US-led air strikes push back advancing jihadists

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Burning tires are seen near a Turkish police vehicle on Wednesday in the southeastern city of Diyarbakir during a demonstration of Kurds demanding more western intervention against Islamic State militants in Syria and Iraq. AFP PHOTO

Burning tires are seen near a Turkish police vehicle on Wednesday in the southeastern city of Diyarbakir during a demonstration of Kurds demanding more western intervention against Islamic State militants in Syria and Iraq. AFP PHOTO

MURSITPINAR, Turkey: Intensified air strikes helped Kurdish militia push back Islamic State jihadists fighting for Kobane as pressure mounted on Wednesday for more international action to save the key Syrian border town.

Across the frontier in Turkey, the government’s lack of action against the jihadists was drawing a furious response, with at least 14 people killed in pro-Kurdish demonstrations in the southeast.

A new strike by the US-led coalition hit near Kobane early on Wednesday after a flurry of raids the day before, an Agence France-Presse reporter on the Turkish border said.

The strike sent a cloud of thick black smoke billowing from the eastern side of the town, where Kurdish militia were reported to have forced IS fighters out of several neighborhoods in heavy overnight fighting.


The jihadists pierced Kobane’s defenses this week, sparking fierce street battles that continued on Wednesday with the sounds of heavy gunfire and mortar shells falling on the town.

A Kobane official, Idris Nahsen, said fighters from the Kurdish People’s Protection Units (YPG) had managed to push IS militants out of key areas after “helpful” air strikes by the US-led coalition.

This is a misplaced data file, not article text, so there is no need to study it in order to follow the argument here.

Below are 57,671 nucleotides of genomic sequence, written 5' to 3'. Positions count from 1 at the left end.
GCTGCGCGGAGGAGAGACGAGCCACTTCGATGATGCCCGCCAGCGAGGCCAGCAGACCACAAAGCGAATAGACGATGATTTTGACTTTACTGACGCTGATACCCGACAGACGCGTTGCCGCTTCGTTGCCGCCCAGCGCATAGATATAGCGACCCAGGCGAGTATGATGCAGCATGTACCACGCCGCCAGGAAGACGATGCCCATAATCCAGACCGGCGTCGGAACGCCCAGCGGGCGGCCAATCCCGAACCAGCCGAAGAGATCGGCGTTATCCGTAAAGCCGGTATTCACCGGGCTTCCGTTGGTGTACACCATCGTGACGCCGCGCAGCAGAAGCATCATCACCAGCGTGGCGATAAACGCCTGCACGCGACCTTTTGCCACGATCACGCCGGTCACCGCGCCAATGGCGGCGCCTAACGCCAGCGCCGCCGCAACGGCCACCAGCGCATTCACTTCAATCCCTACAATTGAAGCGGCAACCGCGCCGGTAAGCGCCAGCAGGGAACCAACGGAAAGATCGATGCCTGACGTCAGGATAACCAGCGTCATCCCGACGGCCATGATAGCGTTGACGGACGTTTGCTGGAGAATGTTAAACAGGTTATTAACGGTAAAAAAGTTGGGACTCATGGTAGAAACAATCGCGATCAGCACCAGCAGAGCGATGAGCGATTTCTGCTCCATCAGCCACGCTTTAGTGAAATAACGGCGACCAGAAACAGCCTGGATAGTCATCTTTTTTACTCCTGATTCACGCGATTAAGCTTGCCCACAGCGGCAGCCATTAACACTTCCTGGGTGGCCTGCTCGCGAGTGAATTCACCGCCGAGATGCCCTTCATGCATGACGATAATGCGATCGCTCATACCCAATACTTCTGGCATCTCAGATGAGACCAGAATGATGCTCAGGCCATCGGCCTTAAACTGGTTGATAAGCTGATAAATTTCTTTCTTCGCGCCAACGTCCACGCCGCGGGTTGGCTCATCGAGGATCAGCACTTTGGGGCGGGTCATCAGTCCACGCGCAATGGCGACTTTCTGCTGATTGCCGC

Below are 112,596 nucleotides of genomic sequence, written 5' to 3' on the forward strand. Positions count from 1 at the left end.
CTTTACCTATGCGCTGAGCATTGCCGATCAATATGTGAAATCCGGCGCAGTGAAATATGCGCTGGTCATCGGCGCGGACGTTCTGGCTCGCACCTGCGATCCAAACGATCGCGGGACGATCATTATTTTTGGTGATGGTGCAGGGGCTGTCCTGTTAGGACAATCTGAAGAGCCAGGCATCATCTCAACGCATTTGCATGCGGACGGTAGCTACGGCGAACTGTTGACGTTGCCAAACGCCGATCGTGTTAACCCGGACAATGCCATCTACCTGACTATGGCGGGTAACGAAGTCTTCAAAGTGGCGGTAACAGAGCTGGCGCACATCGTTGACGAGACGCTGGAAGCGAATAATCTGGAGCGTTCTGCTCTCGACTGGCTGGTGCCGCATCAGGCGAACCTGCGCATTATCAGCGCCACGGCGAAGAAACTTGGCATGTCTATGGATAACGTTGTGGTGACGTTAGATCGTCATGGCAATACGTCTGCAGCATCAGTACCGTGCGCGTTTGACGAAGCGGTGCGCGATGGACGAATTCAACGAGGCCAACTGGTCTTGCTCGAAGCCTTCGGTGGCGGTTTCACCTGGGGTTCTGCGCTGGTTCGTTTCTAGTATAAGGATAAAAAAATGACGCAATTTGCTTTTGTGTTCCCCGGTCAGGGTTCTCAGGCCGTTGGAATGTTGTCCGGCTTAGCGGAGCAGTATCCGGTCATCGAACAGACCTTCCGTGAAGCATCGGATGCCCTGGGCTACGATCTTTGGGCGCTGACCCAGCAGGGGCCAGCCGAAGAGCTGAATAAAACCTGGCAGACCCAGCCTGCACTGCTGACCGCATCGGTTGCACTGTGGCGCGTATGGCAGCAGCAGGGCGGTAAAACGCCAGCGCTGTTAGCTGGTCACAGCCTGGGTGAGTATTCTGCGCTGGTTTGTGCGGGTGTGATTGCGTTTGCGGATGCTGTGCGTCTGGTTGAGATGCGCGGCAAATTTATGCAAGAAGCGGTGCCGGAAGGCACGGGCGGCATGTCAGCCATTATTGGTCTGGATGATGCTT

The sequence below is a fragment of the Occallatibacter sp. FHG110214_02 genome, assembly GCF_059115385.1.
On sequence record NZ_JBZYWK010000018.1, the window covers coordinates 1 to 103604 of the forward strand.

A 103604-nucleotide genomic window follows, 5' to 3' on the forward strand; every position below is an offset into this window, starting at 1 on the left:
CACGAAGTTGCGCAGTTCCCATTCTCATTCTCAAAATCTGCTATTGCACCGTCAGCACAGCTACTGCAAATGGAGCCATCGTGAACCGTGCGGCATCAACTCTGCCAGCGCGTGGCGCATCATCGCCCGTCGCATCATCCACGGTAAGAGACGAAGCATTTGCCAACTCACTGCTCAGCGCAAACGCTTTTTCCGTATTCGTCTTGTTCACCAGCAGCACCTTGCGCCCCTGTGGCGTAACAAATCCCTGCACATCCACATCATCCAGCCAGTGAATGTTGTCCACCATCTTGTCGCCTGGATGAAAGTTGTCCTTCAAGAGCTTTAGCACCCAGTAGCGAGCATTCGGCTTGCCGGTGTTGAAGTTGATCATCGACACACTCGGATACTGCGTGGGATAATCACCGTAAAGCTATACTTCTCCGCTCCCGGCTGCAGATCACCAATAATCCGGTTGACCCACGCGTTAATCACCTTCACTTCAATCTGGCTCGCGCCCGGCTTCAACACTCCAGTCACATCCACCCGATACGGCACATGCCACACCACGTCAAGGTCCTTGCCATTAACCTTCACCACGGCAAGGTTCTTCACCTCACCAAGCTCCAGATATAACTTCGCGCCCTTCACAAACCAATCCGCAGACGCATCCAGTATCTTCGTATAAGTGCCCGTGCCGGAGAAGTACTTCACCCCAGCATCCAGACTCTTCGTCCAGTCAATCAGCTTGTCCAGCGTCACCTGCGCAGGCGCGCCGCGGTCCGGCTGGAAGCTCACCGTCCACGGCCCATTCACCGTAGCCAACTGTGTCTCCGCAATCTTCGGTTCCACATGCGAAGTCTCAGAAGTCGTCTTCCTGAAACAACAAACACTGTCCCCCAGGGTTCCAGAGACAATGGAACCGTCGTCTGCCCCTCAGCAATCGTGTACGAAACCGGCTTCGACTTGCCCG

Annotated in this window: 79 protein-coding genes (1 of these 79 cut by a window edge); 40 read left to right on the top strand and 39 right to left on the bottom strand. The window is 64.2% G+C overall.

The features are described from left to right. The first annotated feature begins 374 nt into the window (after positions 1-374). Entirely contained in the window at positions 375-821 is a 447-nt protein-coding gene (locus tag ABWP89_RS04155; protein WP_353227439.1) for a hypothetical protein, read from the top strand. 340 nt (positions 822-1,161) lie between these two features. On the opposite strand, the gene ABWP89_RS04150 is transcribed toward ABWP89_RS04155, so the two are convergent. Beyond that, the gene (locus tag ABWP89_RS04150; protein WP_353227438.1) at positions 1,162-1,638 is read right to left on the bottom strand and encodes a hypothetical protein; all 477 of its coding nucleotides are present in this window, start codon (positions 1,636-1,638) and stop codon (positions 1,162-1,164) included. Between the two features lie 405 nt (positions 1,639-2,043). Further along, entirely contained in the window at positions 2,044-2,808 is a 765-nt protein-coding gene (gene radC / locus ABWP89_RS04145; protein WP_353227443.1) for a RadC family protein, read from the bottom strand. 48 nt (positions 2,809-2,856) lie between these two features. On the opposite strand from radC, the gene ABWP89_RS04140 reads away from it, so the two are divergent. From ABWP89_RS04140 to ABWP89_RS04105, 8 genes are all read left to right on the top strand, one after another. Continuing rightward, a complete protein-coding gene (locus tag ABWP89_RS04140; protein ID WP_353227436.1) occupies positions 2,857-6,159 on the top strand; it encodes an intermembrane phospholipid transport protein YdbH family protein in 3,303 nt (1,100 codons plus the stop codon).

The Observatory said in its latest toll update that at least 32 IS fighters were killed in and around Kobane on Tuesday, including at least 20 in coalition air strikes.

At least eight YPG militiamen were killed during clashes in the town on Tuesday, said the Britain-based group, which relies on a network of sources on the ground for its reports.

IS fighters entered Kobane on Monday night, after nearly three weeks of fighting around the town on the Syria-Turkey border.

On Tuesday, fighting had raged in the east, west and south of Kobane, which is Syria’s third biggest Kurdish town, and a US-led coalition fighting IS carried out multiple air strikes around it.

Mustafa Ebdi, a Kurdish journalist and activist from Kobane, wrote on his Facebook page that “the streets of the Maqtala neighborhood in southeastern Kobane are full of the bodies of Daesh fighters,” using the Arabic acronym for IS.

But he added that hundreds of civilians remained in the town and “the humanitarian situation is difficult and people need food and water.”

IS began its advance on Kobane on September 16, quickly sweeping through the surrounding countryside and prompting an estimated 186,000 people to flee the region across the border into Turkey.

According to the Observatory, at least 412 people have been killed in the fighting, though the group said it believes the true toll could be twice as high.

Before the latest air stirkes, pro-Kurdish demonstrators angered by Ankara’s failure to act so far clashed with police across Turkey, leaving at least 14 people dead and many wounded.

The Kurdish diaspora also held protests in Europe, with dozens of demonstrators bursting into the European Parliament in Brussels.

Eight of the deaths came in Turkey’s main Kurdish city of Diyarbakir where the most intense rioting took place overnight Tuesday to Wednesday, a local security official told Agence France-Presse.

AFP

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